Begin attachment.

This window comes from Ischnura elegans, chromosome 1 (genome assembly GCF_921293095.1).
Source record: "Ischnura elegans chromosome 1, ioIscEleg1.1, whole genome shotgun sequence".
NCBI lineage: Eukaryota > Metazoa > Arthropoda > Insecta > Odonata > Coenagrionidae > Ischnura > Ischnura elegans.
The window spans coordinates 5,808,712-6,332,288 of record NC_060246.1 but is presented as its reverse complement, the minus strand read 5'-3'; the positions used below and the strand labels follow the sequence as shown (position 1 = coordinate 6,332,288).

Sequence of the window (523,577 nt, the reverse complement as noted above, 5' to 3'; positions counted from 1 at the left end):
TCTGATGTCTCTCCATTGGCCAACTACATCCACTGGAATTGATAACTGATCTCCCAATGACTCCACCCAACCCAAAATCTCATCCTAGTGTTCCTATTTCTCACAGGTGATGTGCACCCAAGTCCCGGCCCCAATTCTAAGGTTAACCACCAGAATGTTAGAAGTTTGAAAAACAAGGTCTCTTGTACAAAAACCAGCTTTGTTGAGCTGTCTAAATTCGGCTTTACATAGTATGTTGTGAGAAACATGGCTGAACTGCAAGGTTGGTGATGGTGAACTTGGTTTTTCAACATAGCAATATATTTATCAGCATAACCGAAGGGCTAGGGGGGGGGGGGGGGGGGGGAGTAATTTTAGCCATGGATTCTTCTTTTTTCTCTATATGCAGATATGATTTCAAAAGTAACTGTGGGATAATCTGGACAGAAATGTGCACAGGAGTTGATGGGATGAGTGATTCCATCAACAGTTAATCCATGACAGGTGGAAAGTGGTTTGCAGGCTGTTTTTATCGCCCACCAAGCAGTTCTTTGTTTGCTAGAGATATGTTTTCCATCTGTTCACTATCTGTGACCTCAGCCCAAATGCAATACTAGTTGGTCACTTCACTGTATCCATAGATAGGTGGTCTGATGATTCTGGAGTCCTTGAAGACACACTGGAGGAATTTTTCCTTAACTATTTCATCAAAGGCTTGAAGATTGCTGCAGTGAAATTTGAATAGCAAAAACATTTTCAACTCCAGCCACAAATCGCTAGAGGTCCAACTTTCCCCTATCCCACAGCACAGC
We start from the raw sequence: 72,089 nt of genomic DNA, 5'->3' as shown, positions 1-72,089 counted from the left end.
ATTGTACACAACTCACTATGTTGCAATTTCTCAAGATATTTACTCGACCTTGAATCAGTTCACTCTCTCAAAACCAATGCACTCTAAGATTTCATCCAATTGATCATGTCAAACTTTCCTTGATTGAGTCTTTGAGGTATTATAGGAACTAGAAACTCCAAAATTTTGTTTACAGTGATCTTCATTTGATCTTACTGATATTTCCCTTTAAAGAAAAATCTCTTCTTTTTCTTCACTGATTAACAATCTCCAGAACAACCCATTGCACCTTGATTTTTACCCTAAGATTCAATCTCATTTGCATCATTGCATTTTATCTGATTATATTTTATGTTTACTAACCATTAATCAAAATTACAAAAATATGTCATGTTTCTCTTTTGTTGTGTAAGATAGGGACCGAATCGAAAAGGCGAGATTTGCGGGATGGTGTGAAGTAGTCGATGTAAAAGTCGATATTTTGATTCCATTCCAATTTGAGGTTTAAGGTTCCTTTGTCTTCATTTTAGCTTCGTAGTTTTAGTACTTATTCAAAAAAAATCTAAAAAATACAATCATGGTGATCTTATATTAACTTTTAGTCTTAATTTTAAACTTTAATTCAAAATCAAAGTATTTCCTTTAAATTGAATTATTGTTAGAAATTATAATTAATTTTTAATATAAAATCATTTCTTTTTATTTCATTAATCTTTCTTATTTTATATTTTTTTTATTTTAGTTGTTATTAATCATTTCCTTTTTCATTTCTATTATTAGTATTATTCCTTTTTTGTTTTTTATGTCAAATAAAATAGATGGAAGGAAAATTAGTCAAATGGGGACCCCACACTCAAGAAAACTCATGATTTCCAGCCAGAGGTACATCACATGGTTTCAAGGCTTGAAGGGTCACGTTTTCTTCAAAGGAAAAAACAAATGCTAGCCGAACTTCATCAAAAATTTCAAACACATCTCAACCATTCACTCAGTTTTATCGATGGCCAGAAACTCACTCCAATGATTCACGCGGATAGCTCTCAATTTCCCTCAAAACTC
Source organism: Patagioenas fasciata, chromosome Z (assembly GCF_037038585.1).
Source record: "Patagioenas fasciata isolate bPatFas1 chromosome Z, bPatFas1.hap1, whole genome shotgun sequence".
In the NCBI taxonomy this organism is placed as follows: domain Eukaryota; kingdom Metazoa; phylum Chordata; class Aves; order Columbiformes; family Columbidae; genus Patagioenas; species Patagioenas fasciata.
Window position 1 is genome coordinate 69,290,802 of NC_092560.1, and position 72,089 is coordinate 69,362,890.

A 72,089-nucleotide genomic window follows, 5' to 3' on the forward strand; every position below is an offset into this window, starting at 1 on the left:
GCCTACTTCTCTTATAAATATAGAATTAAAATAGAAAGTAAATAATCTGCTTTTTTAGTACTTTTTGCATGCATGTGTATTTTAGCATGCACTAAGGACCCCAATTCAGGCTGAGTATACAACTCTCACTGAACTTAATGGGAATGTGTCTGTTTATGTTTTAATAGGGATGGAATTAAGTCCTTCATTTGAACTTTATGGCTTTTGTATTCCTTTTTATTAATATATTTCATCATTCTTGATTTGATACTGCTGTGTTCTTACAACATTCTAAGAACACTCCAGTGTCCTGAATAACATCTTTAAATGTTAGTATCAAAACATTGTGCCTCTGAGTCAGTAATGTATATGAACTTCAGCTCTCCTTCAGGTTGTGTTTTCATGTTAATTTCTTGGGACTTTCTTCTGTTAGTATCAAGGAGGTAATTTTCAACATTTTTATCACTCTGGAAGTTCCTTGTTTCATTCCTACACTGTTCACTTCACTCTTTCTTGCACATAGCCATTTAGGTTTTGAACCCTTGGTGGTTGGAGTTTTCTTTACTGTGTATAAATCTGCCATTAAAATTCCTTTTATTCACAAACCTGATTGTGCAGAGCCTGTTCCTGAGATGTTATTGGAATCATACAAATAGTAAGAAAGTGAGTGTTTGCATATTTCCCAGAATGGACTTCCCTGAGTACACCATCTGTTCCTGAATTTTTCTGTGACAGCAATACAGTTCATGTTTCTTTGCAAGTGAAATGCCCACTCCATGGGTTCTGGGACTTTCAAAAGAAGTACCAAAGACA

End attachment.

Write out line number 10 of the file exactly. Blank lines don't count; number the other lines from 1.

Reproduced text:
Source record: "Patagioenas fasciata isolate bPatFas1 chromosome Z, bPatFas1.hap1, whole genome shotgun sequence".